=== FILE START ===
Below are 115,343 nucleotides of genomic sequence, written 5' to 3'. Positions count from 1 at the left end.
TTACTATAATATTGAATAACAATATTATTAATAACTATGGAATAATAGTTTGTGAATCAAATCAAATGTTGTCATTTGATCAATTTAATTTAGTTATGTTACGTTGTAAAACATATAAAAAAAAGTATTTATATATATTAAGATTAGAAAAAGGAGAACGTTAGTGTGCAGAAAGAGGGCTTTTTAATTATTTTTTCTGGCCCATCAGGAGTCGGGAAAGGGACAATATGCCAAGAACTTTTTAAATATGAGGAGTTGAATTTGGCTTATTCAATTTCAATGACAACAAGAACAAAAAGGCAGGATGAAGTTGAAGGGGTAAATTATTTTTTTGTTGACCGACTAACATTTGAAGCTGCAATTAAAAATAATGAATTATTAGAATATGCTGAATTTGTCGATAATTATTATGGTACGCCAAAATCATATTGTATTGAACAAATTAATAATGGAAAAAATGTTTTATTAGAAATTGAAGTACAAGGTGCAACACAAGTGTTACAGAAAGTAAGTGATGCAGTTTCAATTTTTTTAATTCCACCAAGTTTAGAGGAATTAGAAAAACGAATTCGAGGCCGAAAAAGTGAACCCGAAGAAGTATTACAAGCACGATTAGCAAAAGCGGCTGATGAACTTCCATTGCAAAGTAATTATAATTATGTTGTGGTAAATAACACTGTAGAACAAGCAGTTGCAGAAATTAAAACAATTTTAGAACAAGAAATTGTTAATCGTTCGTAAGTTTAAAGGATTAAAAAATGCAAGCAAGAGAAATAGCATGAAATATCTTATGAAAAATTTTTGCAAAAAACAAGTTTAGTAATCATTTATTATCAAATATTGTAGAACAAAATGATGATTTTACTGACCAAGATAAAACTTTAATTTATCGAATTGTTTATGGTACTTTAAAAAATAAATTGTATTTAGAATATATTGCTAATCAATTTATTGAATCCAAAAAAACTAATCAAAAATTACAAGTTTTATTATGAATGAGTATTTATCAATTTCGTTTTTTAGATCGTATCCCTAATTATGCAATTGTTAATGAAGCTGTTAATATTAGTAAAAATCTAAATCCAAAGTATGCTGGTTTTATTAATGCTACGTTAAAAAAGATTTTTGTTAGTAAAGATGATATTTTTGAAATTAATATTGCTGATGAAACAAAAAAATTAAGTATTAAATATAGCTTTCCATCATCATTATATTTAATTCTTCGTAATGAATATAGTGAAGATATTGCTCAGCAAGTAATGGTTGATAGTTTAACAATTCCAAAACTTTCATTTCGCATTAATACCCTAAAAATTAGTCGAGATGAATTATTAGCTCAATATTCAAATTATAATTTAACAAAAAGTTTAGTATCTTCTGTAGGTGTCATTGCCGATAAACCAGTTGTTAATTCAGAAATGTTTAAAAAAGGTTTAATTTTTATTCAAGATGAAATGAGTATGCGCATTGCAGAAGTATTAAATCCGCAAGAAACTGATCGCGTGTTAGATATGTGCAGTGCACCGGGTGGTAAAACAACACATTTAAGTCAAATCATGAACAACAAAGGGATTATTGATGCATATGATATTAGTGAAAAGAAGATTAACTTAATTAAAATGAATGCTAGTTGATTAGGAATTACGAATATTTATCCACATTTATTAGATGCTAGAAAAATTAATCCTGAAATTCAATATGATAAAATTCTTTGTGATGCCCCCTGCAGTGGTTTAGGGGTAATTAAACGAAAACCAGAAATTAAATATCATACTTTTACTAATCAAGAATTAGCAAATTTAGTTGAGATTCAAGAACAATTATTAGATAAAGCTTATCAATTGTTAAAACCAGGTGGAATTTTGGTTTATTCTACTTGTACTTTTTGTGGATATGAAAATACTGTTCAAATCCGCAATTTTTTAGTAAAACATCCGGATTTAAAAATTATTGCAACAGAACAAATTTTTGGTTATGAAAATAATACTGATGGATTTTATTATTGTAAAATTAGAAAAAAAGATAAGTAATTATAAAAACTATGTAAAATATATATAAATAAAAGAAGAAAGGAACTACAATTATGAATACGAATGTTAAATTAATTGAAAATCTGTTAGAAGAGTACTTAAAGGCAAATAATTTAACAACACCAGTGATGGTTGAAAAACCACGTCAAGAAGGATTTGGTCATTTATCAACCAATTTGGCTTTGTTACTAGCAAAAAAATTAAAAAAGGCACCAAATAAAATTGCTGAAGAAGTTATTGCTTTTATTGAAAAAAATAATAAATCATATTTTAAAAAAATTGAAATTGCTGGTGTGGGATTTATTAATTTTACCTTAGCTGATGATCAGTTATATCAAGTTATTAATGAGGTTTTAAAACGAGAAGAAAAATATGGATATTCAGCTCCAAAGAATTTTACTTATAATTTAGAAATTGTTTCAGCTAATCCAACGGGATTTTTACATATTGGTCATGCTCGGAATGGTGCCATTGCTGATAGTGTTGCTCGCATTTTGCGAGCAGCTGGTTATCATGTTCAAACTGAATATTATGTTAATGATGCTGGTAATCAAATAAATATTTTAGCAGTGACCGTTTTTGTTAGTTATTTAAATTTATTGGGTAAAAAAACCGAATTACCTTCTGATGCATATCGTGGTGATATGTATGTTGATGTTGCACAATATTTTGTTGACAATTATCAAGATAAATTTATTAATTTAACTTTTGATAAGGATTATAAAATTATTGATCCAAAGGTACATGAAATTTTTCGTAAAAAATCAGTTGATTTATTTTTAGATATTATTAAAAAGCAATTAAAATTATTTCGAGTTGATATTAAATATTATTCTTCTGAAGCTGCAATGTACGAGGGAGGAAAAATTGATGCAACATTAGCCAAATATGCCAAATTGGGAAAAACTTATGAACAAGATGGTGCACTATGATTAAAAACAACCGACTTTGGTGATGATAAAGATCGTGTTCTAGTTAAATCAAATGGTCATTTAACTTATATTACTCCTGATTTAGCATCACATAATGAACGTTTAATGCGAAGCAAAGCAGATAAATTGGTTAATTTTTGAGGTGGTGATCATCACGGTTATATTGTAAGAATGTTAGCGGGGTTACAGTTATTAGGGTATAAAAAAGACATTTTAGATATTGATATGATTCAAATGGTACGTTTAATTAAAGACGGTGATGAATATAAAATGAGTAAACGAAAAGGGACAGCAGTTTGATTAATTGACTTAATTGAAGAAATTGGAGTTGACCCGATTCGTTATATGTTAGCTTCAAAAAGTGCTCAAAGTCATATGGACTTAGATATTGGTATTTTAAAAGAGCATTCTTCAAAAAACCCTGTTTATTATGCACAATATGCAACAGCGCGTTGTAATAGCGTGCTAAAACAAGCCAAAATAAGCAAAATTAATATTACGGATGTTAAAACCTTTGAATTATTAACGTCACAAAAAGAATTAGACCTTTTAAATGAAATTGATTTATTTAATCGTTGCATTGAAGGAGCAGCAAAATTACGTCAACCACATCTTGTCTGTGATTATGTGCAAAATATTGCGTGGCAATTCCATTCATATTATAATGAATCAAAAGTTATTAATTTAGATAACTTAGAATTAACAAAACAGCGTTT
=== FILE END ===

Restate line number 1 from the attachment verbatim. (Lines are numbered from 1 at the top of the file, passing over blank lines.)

Below are 115,343 nucleotides of genomic sequence, written 5' to 3'. Positions count from 1 at the left end.